Before we launch into an episode of "Straight Eye for the Old Broad," I decide to point out that he's not wearing a throwback. "I don't wear throwbacks," the national player of the year candidate says. "You see so many people wearing jerseys. It's like everywhere you go, somebody has a jersey on. I'm not the type to wear something because everybody else is wearing it. So I just stay basic."

Soon, it's apparent: I'm hopeless and he knows it. I'm Neiman Marcus and he's Street. But he tries to school me and cool me, nonetheless: "I like Rocaware. That's Rocafeller, Jay Z's company. And Sean John -- that's Puff Daddy. A lot of people in Philly wear white T-shirts; it's the so-called style here."

Delonte West
Delonte West

Nelson helps me into a Rocaware jacket, and smiles. And I hate to admit it: I don't look as awful as I thought I would. I actually feel, vaguely, hip.

Nelson, who is averaging 20.4 points, 5.2 assists and 4.6 rebounds per game, passed up NBA-financed Bling to return for a final season as Big Man on Campus. He says it was a business decision and has absolutely no regrets about pulling out of the NBA Draft. "Who knows what would have been going on if I was in the NBA -- emotionally, physically, anything. I am actually glad that I'm not in the NBA right now. This is one of the most fun years that I've ever had in my life. Probably one of my best years."

"I just hope the NBA is this much fun," he adds.

While Nelson is aware of the fortunate circumstances swirling around his senior year, he's not unaware of what's next. "A lot of players -- and it's unfortunate -- they are playing for the money. Just to get a check. And a check is fine to me. But it's about having fun. Everything's working out me for the moment. I'm having more fun than probably anybody playing basketball. Nineteen-and-0 doesn't hurt, either."

I tell him that West has offered to take me to the student store to help me pick out what I'm going to wear to the UMass game, and Nelson breaks down West's game. "Delonte thinks he is a smooth guy. Silky smooth. But that's his personality. Nice guy. Dresses nice. Always wearing ties and dress slacks. I stick with my khakis. I'm just not used to wearing them. I'd rather have my clothes a little baggy."

Fashion advice inevitably gives way to basketball. "No one wants to believe that you can have two All-Americans on a team at Saint Joseph's and I say, 'Why not?" Jameer asks. "Look, winning is definitely fun. You're playing to win. But everything we do is fun. If you're up by 40 or 50 because of the work you put in practice, that's going to be fun. It's definitely fun for me to see other guys who don't have a chance to get playing time, to get 20 minutes." True enough. Sitting on the bench a few nights later, the 92-67 win over UMass well in hand, with ice bags strapped to his knees, Jameer Nelson is & smiling. And Hartshorn is cheering and pounding the hardwood.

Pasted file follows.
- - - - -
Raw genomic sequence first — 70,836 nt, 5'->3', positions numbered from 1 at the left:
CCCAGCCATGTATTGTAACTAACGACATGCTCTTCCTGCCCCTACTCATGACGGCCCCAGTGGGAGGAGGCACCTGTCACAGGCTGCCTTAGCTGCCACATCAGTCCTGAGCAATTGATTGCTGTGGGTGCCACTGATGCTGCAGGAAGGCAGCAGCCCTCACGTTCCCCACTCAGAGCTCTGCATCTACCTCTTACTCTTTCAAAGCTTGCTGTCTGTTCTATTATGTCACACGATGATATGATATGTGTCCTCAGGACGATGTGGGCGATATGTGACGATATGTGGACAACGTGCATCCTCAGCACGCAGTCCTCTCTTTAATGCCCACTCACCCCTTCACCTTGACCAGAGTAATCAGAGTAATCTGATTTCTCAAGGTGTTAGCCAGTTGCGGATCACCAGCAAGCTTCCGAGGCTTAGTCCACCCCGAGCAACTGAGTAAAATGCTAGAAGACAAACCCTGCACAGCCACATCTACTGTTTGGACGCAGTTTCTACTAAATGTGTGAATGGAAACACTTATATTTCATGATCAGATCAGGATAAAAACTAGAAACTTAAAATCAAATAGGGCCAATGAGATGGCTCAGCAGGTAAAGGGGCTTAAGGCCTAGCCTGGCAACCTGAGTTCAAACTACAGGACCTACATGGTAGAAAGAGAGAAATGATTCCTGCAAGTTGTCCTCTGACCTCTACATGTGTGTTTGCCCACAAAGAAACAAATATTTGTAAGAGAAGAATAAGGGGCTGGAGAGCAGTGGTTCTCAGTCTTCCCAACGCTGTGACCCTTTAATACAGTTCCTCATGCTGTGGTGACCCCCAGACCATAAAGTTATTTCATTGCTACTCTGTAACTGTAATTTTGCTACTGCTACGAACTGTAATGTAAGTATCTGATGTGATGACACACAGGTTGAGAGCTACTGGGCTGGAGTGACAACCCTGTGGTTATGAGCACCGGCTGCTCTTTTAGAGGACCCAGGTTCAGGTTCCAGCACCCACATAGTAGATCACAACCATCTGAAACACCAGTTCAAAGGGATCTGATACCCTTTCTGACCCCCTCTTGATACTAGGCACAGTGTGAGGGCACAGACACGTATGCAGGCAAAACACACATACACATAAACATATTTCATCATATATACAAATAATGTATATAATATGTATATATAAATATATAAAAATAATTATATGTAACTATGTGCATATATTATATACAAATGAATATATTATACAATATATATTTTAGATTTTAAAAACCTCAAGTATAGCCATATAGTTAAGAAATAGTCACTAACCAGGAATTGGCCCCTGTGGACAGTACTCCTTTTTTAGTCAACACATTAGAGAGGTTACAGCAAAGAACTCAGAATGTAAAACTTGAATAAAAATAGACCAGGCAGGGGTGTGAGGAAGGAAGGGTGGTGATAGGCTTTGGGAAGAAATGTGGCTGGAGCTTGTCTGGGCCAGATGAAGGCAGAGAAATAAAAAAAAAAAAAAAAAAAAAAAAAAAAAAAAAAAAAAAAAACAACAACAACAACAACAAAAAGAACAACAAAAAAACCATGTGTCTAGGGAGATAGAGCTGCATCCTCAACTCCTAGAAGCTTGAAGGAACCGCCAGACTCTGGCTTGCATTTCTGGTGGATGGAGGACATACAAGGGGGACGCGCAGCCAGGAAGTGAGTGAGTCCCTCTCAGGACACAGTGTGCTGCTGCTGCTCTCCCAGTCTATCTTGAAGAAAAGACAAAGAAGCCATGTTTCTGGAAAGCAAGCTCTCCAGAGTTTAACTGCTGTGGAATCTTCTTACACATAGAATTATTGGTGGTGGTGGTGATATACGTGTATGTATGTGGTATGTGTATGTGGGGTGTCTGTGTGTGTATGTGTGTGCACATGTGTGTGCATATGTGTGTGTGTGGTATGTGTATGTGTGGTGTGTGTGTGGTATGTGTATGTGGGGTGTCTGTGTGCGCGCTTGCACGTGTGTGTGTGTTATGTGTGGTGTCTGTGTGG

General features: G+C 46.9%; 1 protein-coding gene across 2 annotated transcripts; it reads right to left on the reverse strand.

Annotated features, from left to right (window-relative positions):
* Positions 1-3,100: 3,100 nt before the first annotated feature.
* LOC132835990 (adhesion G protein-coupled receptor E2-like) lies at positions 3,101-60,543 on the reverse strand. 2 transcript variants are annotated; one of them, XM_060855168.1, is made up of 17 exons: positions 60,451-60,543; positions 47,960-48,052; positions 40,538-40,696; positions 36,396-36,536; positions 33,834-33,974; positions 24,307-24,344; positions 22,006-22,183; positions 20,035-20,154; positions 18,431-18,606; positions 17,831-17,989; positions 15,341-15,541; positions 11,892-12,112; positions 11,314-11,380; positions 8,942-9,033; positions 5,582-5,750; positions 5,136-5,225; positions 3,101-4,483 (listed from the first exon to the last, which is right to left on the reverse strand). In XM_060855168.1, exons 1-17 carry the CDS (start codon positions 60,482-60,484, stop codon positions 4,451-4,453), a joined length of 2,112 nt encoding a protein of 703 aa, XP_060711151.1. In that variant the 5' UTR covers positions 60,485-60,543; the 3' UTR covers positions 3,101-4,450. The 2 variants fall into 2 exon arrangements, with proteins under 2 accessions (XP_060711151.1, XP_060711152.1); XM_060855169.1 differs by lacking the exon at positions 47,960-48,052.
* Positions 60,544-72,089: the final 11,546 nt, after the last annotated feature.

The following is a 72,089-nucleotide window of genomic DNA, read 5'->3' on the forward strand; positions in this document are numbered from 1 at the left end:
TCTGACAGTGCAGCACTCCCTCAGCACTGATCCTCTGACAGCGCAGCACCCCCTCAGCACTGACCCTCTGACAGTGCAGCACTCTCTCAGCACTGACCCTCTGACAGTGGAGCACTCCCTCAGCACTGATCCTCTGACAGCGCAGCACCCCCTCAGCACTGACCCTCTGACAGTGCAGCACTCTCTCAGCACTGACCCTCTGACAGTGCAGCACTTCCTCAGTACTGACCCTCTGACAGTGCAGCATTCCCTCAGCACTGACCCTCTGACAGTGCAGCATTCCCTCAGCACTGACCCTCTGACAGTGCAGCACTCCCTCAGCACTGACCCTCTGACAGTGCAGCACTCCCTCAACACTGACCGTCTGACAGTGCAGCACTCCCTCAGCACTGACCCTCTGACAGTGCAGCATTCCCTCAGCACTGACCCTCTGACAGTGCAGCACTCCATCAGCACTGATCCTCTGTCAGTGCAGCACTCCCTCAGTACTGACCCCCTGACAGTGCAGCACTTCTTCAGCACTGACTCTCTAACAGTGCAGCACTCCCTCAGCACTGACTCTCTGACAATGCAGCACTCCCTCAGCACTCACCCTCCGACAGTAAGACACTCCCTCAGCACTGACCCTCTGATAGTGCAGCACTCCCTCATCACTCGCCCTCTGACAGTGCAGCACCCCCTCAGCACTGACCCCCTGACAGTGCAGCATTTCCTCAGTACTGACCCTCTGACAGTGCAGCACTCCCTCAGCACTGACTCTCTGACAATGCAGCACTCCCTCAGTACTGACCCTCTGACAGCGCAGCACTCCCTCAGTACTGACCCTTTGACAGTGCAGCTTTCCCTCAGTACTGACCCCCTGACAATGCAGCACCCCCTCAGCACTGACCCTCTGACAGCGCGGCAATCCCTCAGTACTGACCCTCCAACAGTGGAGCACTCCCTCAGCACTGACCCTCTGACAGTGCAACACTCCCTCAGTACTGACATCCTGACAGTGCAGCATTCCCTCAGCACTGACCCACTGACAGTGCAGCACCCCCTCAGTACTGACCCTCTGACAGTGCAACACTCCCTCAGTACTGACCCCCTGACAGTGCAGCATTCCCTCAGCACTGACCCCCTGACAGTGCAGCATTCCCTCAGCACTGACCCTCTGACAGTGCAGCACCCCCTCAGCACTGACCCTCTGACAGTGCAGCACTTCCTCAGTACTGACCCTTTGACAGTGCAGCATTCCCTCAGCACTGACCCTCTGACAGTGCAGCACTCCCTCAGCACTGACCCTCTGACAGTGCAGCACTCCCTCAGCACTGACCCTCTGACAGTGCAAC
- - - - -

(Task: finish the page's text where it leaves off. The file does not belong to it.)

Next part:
Phil Martelli
Martelli has masterminded the Hawks' 19-0 start.

Delonte West is a study in contrasts. A fierce competitor who is incredibly soft-spoken, West is averaging 18.8 points per game and, like Nelson, is shooting over 50 percent from the field. He's as gifted with a paintbrush as he is with the dunk. And while Jameer tends to dominate the headlines, it's worth mentioning that West had a perfect game against Xavier on Jan. 17. West scored a career high 33 points: 12-for-12 from the field, three-for-three from three-point range, six-for-six at the charity stripe. Not to mention six rebounds, five assists and three steals. Hellloooo! Following a two-and-a-half hour practice the Monday following the Xavier game, what was West doing? He was playing four-on-one with a bunch of fifth-and-sixth graders from Saint Simon and Saint Jude in West Chester, Pennsylvania. Stephen O'Hara was laughing: "We lost like 10-zip. He's really good at dribbling." His friends Brian McCaughan, Andrew Radmomicki and Jeff Hughes bubbled breathlessly, "And shooting. And dunking. He's really good."

"I just do me," the unassuming art major puts it simply. "I remember when I was a younger kid. I had to find my own way. I remember when I used to see older guys that were good and I would wonder why didn't they just come over and say something to me and give me some information. And they never did. I know how long that can go for a kid trying to get somewhere playing basketball."

Hard to tell if it's a case of nature or nurture. "Saint Joseph's is a great atmosphere. It's a family environment," he says. "Everybody is humble here. We have so many characters here and that's what makes us special. Coach's personality trickles down to the players and that makes it a great atmosphere to come to work in. He allows players to let their personalities come out. If you walk into coach Martelli's office right now, you will hear laughter coming through the hall. With all of the winning and all of the media and everything around it, it makes it that much better. It brings everyone so much closer together."